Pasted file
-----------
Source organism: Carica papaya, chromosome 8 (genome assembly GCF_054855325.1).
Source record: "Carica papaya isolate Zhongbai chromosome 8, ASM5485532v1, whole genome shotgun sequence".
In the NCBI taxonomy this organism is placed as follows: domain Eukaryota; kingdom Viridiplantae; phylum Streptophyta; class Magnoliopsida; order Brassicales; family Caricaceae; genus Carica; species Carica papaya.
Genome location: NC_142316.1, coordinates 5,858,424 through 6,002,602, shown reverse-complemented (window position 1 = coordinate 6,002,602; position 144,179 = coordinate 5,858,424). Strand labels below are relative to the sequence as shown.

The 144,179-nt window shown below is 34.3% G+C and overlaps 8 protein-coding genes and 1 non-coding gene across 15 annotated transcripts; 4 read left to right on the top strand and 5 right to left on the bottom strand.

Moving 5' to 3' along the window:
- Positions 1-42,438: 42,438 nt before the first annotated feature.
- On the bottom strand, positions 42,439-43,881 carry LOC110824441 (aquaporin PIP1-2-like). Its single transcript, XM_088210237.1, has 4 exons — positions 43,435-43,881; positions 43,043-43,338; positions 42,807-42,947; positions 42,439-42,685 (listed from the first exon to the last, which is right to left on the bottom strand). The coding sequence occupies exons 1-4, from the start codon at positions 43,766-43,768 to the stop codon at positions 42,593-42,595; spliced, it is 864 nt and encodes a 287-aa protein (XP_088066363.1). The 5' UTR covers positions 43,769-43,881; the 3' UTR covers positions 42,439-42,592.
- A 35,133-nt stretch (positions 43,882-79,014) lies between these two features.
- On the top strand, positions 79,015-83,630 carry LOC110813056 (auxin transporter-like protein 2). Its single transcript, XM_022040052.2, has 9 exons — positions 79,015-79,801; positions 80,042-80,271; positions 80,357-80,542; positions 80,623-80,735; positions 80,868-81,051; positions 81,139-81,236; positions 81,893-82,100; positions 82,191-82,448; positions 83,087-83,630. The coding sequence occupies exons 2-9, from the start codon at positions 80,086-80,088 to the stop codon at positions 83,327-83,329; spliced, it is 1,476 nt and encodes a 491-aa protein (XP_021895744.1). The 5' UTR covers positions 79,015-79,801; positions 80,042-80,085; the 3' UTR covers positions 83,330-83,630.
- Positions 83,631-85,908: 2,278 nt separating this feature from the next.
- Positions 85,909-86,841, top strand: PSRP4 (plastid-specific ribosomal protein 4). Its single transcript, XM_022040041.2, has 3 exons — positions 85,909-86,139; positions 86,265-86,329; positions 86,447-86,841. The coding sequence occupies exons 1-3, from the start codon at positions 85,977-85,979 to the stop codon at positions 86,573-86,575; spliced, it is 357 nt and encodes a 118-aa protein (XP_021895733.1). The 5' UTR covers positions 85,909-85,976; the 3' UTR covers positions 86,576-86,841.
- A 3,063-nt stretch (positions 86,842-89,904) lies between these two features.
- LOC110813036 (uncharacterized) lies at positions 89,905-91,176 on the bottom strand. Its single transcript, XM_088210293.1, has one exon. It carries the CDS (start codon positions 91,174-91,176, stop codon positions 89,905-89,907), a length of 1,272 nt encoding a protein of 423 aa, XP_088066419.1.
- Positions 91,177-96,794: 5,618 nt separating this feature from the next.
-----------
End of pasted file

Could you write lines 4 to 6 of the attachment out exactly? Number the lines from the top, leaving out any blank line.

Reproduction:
Genome location: NC_142316.1, coordinates 5,858,424 through 6,002,602, shown reverse-complemented (window position 1 = coordinate 6,002,602; position 144,179 = coordinate 5,858,424). Strand labels below are relative to the sequence as shown.

The 144,179-nt window shown below is 34.3% G+C and overlaps 8 protein-coding genes and 1 non-coding gene across 15 annotated transcripts; 4 read left to right on the top strand and 5 right to left on the bottom strand.

Moving 5' to 3' along the window: